Test & Inspection: Leak Test Process: Using Lean and 5S to Drive Manufacturing Process Improvements
Leak testing is a mandatory step in the production of many industrial and consumer products. Its criticality is particularly acute in the area of medical devices, security equipment and other X-ray-based systems. When these systems are used, patients, the general public and system operators spend time in close proximity to the sources of radiation. Inside these systems, liquids dissipate the heat created by X-ray generators. To ensure systems are leak free, manufacturers require stringent inspections and suppliers charged with leak-testing develop robust procedures to perform these tasks.
Today, inspectors are likely to find they face a double challenge: First, conduct flawless leak tests. Second, satisfy expectations for improvements in testing efficiency.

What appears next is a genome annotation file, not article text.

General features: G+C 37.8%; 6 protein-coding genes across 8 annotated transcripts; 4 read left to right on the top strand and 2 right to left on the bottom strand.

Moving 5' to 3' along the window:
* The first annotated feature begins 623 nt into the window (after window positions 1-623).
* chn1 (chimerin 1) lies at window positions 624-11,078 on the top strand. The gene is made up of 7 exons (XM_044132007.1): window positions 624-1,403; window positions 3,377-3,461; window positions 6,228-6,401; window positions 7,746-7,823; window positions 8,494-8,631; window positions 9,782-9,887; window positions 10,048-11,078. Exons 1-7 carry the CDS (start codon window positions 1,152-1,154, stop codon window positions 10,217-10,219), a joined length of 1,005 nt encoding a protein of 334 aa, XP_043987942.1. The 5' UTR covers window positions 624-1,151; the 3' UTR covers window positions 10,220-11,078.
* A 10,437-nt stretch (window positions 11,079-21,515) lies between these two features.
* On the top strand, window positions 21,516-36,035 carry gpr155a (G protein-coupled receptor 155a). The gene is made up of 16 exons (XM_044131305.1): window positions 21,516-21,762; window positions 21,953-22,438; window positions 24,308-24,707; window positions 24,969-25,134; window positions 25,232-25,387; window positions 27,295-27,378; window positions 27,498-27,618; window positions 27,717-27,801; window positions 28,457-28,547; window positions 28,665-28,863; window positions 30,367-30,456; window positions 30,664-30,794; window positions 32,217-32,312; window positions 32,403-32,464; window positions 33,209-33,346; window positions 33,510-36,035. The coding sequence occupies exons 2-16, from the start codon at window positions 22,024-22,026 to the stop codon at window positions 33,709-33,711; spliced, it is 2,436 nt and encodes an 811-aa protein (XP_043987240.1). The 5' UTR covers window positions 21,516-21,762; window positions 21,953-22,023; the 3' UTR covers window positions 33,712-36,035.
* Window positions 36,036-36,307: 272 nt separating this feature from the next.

For organizations with leak-testing operations, customer demands are best addressed through an established lean-manufacturing environment. The commitment to continuous improvement at the core of lean makes this an ideal approach for improving manufacturing processes. When applied, it also can significantly strengthen an organization’s quality-assurance efforts. Typically supported by 5S, a lean effort begins the never-ending process of capturing potential improvements. After the initial 5S event, with clutter out of the way, cell leaders and team members can examine process flow more clearly, identifying areas for next-step improvements.
Start with a StrategyFirms seeking improvements should do more than simply go down the 5S checklist (sort, straighten, sweep, schedule, sustain). Start with lean principles and use 5S as the primary tool to kick off the effort.